Have fun exploring and start investing into your purposeful future job that adds value.

Make appreciation stick

Giving a handwritten note to a colleague emphasis the content and creates a memory.

Recently I received a card saying “thanks for being my friend, it’s good to know you and have you in my life”. It feels good. What an honor if people value your friendship and enjoy spending time with you.

The other way around is also true: I love writing paper based notes to family, friends and also colleagues – letting them know what I appreciate about them, what makes them special and why I like spending time with them.

If you wince when reading “colleagues” I will share a few thoughts on why writing small notes of appreciation could actually be a good idea.

The format emphasizes the content

In our digital age we are not used to paper based communication anymore. Therefore, a real note of appreciation stands out – whether it is a sticky note on the screen or a well-chosen postcard. It can be touched and even smelled. The paper has a certain sound. All those elements create a more intense sensation and add to the value of the written content.

The writer learns to choose words precisely

A piece of paper limits the words, condensing the content to the mere core. Knowing that those words will last, they must be chosen well. It gives the writer the chance to think about the person who will receive the note and wrap the thoughts in words.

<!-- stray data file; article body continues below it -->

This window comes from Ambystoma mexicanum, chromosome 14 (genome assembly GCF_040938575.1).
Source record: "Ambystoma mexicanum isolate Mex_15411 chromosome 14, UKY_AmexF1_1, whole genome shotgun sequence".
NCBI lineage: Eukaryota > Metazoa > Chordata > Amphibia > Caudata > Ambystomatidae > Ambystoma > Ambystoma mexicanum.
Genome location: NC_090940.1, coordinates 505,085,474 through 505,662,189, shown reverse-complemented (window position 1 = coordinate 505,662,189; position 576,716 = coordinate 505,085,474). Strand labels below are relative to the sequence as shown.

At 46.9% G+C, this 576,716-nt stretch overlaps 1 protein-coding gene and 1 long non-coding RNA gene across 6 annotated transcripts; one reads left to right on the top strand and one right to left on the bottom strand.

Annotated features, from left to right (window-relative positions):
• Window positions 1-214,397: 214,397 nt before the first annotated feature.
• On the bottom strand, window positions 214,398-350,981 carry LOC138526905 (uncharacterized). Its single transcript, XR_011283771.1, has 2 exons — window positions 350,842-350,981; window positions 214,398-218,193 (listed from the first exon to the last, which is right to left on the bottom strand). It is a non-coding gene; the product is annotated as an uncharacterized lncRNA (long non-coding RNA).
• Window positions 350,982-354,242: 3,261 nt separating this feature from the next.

A physical note can be kept and re-read

The human brain tends to forget. Quickly. Even positive feedbacks only last a few days and are soon overwritten by stress, failure and bad self talk. But a written appreciation can be re-read, reminding the receiver of his/her strengths, positive impact and successes.

I will never forget the postcard I got from the client on my first project – a reorganization of a department with all the stress change brings along. Two ladies of the department wrote “it’s the people you meet you remember”. Despite an unpleasant project it was possible to connect on a human basis and touch people’s hearts. Over 10 years later I still have that card and like to think back.

Who gets your next card?